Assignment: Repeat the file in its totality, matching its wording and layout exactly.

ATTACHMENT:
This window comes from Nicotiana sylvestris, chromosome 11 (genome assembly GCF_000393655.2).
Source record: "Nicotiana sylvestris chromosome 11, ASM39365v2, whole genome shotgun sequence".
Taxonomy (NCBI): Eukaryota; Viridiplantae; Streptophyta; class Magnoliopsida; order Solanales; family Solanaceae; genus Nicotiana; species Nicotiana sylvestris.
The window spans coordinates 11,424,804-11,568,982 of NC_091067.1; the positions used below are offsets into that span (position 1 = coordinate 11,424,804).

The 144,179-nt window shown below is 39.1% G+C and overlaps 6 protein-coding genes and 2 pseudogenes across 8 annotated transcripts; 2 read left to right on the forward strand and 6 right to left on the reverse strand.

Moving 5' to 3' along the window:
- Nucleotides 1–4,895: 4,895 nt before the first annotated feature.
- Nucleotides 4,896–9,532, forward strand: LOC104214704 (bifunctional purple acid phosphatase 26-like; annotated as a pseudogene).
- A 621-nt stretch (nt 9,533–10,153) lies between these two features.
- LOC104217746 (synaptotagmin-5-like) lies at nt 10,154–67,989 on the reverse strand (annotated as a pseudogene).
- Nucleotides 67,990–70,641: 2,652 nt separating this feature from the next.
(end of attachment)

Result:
This window comes from Nicotiana sylvestris, chromosome 11 (genome assembly GCF_000393655.2).
Source record: "Nicotiana sylvestris chromosome 11, ASM39365v2, whole genome shotgun sequence".
Taxonomy (NCBI): Eukaryota; Viridiplantae; Streptophyta; class Magnoliopsida; order Solanales; family Solanaceae; genus Nicotiana; species Nicotiana sylvestris.
The window spans coordinates 11,424,804-11,568,982 of NC_091067.1; the positions used below are offsets into that span (position 1 = coordinate 11,424,804).

The 144,179-nt window shown below is 39.1% G+C and overlaps 6 protein-coding genes and 2 pseudogenes across 8 annotated transcripts; 2 read left to right on the forward strand and 6 right to left on the reverse strand.

Moving 5' to 3' along the window:
- Nucleotides 1–4,895: 4,895 nt before the first annotated feature.
- Nucleotides 4,896–9,532, forward strand: LOC104214704 (bifunctional purple acid phosphatase 26-like; annotated as a pseudogene).
- A 621-nt stretch (nt 9,533–10,153) lies between these two features.
- LOC104217746 (synaptotagmin-5-like) lies at nt 10,154–67,989 on the reverse strand (annotated as a pseudogene).
- Nucleotides 67,990–70,641: 2,652 nt separating this feature from the next.